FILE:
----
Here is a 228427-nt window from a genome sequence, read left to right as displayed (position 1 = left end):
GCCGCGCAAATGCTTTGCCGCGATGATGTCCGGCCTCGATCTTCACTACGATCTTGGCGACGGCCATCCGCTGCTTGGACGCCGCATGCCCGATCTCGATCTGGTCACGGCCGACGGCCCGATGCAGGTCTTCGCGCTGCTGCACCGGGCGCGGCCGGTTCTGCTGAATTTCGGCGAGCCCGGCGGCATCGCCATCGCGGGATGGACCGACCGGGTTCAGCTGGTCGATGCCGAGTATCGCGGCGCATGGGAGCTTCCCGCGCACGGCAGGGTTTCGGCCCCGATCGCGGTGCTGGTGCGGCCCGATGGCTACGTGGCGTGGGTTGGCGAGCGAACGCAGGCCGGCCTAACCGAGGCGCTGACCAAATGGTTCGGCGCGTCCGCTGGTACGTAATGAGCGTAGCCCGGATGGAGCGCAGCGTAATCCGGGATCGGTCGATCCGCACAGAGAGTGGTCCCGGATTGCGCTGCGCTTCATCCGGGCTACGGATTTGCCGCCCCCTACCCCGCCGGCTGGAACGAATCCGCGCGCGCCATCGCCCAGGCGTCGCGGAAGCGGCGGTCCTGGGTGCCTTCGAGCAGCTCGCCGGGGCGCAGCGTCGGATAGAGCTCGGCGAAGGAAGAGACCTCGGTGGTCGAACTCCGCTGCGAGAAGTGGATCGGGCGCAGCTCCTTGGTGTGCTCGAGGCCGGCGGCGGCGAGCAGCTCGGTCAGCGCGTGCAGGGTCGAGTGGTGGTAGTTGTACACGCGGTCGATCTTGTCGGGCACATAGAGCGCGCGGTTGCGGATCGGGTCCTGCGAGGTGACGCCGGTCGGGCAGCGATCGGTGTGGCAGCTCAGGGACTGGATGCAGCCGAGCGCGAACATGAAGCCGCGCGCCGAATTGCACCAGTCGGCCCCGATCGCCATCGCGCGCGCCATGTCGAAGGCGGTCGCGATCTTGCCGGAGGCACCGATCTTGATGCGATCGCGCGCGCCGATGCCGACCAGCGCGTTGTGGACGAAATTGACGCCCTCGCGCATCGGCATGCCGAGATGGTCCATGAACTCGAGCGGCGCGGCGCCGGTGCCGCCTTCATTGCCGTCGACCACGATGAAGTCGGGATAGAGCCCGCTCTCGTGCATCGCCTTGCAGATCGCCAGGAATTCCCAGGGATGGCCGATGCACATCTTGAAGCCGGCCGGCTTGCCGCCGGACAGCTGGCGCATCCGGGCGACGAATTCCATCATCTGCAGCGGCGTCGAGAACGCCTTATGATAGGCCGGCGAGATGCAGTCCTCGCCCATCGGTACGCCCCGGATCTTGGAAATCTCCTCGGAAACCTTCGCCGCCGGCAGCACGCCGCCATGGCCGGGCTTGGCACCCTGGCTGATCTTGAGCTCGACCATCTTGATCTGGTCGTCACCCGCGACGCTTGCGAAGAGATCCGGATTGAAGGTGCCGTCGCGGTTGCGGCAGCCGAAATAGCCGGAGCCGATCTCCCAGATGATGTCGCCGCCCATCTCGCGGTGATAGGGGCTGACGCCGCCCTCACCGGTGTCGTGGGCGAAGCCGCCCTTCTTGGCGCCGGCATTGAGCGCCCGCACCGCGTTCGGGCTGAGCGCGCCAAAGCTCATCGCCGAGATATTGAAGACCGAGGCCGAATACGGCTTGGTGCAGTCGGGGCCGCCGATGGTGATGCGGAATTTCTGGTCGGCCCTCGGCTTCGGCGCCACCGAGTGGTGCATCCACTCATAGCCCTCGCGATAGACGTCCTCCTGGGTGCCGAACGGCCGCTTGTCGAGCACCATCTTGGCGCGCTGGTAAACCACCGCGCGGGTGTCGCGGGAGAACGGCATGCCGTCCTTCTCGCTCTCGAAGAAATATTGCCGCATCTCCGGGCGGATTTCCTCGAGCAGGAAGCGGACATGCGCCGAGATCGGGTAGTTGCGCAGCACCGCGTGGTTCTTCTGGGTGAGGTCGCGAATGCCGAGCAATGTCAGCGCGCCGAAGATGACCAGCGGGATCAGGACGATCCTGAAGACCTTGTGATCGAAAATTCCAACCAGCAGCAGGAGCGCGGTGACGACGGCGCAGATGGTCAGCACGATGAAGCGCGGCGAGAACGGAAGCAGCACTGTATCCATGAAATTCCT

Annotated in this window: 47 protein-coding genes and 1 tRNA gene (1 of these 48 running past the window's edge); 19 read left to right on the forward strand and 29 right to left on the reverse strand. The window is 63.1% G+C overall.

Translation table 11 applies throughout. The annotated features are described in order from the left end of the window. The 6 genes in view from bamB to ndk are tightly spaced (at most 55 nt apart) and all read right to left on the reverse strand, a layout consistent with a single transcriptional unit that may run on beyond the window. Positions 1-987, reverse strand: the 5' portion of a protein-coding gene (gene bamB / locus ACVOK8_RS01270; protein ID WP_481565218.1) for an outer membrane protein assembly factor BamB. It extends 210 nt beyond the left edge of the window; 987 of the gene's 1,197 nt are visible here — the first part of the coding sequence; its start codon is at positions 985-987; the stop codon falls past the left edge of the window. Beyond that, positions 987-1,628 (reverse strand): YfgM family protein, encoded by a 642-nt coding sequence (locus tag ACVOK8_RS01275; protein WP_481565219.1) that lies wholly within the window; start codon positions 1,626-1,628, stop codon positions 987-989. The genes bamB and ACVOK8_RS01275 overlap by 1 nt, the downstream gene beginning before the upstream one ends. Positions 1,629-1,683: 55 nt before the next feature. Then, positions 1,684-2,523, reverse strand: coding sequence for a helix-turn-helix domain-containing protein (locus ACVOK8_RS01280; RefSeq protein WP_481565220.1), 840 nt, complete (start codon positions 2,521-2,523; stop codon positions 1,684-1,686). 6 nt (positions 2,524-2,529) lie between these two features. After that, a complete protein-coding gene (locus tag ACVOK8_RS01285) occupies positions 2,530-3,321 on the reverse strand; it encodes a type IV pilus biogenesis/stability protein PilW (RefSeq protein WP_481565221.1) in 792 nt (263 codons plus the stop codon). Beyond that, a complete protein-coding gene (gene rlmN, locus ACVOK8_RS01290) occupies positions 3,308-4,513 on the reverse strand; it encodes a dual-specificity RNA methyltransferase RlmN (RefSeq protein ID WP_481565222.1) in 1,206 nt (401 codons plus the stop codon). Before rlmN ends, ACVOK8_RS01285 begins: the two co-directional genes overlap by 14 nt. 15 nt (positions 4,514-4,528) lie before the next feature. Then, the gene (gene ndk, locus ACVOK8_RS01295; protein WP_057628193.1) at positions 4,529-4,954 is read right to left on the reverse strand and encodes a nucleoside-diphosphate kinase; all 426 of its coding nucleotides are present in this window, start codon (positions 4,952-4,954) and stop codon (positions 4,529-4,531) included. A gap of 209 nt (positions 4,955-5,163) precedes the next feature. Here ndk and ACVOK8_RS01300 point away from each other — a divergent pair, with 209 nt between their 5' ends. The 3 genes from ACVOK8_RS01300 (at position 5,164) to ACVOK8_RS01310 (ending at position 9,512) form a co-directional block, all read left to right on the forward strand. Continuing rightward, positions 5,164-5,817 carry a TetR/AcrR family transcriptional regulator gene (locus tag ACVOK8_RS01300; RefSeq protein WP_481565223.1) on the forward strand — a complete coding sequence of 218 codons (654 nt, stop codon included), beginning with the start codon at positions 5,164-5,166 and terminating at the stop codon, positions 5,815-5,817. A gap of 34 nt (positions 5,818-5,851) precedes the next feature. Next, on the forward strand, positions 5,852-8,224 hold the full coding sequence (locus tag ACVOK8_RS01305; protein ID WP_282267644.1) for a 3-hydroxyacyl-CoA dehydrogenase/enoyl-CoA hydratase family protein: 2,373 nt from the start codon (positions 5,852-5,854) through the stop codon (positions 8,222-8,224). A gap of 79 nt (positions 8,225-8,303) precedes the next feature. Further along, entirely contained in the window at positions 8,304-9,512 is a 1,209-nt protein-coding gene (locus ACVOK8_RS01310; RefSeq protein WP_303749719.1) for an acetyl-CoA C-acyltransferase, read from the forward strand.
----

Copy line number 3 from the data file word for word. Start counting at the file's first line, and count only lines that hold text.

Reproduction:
Annotated in this window: 47 protein-coding genes and 1 tRNA gene (1 of these 48 running past the window's edge); 19 read left to right on the forward strand and 29 right to left on the reverse strand. The window is 63.1% G+C overall.